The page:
All of us here at Lady Pedal love to ride; some further than others, some faster than others. Last week we went to hear from the women who like to do both in the form of “ultra-distance racing” – they ride hard.
The event was put together by The Adventure Syndicate, a group of extraordinary female cyclists who are championing their achievements in order to inspire other women to challenge themselves and reach their full potential.
The panel of four was chaired by Emily Chappell, ex-courier, international tourer and intercontinental racer. By her side were 3 accomplished women with different, but parallel backgrounds:
Kajsa Tylen – after first getting into cycling 4 years ago whilst doing triathlons, she’s currently spending a year of daily rides to set a new Guinness World Record for the furthest distance cycled in a year by a woman – 28,000 miles, and strengthen her “weakest” discipline.
Shu Pillinger – serial ultra-competitor, Shu has competed in several races as well as a winning a double ironman distance triathlon and recently became the first British woman ever to have completed the Race Across America.
Rebecca Harrison – a keen beginner in the world of ultra-distance, she successfully completed the Transcontinental this year. This won’t be the last we hear of her.
Push yourself beyond your limits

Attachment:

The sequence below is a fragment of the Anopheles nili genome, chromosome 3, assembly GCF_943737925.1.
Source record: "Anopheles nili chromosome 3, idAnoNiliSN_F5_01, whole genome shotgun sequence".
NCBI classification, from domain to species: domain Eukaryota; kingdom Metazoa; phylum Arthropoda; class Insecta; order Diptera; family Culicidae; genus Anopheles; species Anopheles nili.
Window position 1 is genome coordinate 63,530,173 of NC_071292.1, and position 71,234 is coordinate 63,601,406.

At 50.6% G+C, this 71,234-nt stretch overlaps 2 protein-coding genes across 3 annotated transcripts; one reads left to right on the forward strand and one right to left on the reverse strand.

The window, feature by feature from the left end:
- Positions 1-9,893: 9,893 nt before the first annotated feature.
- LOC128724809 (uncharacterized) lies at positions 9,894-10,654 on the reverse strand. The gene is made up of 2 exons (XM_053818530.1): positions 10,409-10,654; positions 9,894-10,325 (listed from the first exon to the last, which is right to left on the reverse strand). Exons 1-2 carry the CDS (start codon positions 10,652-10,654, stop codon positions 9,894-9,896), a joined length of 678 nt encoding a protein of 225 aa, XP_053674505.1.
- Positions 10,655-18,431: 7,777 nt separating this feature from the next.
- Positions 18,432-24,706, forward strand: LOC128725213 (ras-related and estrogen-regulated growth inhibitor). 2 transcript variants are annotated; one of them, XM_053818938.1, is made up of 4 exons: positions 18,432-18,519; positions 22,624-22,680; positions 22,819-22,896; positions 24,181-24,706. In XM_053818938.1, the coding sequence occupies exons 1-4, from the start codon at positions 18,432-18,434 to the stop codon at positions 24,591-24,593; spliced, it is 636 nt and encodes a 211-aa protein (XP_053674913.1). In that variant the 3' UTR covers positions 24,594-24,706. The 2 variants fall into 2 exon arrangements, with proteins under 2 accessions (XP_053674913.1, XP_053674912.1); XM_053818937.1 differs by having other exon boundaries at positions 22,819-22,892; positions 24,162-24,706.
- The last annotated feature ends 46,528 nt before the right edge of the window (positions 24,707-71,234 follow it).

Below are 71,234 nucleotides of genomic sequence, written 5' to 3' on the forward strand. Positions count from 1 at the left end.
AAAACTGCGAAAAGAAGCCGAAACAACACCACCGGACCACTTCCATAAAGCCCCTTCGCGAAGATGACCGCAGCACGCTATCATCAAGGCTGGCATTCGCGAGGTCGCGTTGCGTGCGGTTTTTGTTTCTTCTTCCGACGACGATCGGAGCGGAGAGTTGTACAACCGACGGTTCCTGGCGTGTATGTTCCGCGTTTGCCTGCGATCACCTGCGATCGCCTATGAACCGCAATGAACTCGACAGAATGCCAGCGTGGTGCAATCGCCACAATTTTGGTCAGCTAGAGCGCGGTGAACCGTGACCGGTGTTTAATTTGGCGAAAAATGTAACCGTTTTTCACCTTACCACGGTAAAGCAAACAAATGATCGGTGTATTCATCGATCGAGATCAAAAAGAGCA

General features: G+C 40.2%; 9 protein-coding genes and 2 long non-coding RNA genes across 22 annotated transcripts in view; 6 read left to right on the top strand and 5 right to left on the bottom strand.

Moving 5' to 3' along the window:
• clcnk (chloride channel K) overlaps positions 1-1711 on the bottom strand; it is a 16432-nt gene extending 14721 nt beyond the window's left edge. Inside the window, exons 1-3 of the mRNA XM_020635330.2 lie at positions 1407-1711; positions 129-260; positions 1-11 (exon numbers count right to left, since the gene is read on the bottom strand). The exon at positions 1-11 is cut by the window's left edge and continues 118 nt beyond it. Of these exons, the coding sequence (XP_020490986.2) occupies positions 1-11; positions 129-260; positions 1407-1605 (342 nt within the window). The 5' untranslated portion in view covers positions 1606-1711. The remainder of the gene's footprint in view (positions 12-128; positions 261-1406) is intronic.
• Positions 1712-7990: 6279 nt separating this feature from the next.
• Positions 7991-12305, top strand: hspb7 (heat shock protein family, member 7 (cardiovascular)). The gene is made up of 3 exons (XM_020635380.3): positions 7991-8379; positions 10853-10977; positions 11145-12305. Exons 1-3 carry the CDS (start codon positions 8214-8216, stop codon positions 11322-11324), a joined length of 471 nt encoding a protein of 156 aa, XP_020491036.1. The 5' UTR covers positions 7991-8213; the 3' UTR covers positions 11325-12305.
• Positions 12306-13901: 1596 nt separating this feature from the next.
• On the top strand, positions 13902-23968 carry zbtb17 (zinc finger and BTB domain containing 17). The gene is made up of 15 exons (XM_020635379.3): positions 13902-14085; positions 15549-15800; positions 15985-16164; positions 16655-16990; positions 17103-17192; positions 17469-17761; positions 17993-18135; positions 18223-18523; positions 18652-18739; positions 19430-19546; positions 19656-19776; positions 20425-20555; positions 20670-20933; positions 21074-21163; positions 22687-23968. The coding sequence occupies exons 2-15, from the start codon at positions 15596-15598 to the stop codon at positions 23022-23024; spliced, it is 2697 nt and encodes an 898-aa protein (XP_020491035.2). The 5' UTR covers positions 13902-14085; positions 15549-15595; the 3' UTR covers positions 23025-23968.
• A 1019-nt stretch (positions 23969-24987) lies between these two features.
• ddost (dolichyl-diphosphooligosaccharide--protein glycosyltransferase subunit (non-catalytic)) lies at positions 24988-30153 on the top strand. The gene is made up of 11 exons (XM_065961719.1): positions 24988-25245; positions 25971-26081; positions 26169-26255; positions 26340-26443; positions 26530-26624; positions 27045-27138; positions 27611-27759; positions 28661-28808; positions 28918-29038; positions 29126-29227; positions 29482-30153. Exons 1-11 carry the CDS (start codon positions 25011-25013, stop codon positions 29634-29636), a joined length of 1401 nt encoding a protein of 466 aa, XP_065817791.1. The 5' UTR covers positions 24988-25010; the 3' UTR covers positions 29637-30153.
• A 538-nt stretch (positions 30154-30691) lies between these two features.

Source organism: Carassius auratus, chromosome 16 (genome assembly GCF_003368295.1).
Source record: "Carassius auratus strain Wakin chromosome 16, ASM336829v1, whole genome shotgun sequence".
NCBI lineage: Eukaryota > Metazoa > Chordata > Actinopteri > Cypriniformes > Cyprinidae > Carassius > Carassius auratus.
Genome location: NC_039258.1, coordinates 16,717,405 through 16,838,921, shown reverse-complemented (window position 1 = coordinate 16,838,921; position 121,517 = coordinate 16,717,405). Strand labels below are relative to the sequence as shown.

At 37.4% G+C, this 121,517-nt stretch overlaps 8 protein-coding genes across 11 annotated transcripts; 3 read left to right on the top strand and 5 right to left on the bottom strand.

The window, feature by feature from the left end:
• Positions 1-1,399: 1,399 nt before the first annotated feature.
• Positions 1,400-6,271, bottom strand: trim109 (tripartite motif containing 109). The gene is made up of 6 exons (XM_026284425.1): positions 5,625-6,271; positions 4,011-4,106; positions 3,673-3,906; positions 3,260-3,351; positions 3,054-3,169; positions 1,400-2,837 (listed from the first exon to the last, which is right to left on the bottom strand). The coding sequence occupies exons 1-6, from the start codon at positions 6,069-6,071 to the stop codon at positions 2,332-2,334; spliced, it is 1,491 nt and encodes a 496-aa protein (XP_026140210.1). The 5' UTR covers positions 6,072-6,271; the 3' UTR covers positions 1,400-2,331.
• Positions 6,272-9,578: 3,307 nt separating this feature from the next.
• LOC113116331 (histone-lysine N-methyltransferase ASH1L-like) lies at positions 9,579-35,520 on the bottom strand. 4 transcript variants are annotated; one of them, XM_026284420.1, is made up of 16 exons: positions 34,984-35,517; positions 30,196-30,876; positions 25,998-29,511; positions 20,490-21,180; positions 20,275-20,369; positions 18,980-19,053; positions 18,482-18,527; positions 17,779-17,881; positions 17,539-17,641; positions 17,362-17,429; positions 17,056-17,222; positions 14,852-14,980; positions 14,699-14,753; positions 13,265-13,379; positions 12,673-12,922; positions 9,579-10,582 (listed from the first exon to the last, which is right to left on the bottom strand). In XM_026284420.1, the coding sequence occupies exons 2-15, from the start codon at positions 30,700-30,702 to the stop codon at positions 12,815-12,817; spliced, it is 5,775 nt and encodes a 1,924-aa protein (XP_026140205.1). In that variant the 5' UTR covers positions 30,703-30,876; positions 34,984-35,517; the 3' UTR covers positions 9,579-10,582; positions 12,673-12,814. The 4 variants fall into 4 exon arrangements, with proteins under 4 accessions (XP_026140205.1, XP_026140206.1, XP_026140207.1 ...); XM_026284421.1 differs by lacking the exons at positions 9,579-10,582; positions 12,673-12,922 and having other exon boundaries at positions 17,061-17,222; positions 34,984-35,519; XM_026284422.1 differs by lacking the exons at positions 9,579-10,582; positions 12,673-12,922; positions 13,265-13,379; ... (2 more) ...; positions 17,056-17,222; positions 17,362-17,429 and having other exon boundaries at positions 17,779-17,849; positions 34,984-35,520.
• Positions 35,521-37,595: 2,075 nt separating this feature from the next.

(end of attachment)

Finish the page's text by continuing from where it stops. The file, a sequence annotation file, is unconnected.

How do you decide to take on a challenge? Do you work your way up to it, steadily increasing the difficulty level incrementally? Or is it best to throw yourself in at the deep end? There’s no right or wrong way to go about it.
Shu and Emily discussed the increased pressure that can come from knowing your capacity – once you’ve reached a certain level, there’s no backing down. Being super prepared for an event is the best way to avoid injury and increase your chances of finishing but it may decrease the excitement. Becky on the other hand, having decided to participate in the Transcontinental with no prior experience, was excited to push herself to her limits and see how far she could get. Perhaps the real challenge can be found in taking on the unknown.
Some might say the race is about completing a challenge, but the most memorable moments often emerge from the unexpected encounters along the way. All our ladies had heart-warming stories to share of strangers’ kindness, ranging from roadside food and drink, to accommodation, to pay-it-forward style physiotherapy on the fly!
One of the aspects of long distance racing that most might not have previously considered is the effect of the online tracking system. Whether it’s reassuring to know that people are always watching out for you or worrying that your location is continuously broadcast to anyone who might care to look, these trackers can lead to some unexpected consequences.